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Portable toilets from the past: what life was like in Shanghai before the advent of flushing systems

By SHI JING | China Daily | Updated: 2018-01-20 10:29

Before flush toilets became the norm in society, every household in Shanghai had a chamber pot - or Matong in Chinese - that residents used to store human waste.

It is estimated that there were about 3 million chamber pots in Shanghai during the peak from the 1950s to 60s.

During this period, most people in the city resided in tiny 10-square-meter units within shikumen (stone-framed gatehouses) style buildings, making it almost impossible to store these chamber pots away from sight. As such, residents resorted to hiding them in special boxes.

Every morning before sunrise, the city's sanitation workers would make their rounds in the neighborhoods, ringing a bell and yelling for residents to take their chamber pots out. The contents of the pots would be emptied into the workers' carts before being whisked away to refuse sites.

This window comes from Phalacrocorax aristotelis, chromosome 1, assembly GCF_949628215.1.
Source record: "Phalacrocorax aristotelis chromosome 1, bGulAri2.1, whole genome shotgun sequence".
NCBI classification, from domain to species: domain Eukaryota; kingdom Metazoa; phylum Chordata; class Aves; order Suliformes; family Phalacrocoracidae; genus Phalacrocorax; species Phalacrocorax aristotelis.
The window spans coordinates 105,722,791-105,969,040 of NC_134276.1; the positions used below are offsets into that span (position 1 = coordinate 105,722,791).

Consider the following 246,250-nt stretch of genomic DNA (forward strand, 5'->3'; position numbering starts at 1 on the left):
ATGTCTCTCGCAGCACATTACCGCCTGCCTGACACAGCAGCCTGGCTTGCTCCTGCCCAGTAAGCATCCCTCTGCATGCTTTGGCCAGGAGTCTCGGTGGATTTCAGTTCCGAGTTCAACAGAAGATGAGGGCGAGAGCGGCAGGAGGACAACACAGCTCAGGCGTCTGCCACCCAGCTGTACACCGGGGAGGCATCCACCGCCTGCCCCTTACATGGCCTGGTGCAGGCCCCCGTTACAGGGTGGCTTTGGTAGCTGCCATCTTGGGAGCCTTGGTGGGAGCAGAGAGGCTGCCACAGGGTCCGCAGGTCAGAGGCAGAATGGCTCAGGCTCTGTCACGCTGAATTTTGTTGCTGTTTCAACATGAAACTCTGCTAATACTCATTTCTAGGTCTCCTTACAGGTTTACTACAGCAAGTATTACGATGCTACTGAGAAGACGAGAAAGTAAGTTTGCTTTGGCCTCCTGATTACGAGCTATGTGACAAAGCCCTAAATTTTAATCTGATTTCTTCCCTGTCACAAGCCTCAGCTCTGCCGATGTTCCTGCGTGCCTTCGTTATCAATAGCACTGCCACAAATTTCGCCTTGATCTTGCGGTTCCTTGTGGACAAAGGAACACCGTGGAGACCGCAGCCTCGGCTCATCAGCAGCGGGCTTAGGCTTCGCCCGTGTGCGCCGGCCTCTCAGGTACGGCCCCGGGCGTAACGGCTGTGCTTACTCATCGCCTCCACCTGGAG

This practice of using chamber pots almost disappeared in the early 1980s when flush toilets and public restrooms became commonplace. During this time, people paid just 0.02 yuan to use public toilets.

Today, most residents stay in apartments with modern sanitation systems. Even those still living in shikumen-style buildings have access to flush systems, thanks to the government's continuous efforts over the years to improve the standard of living in such households.

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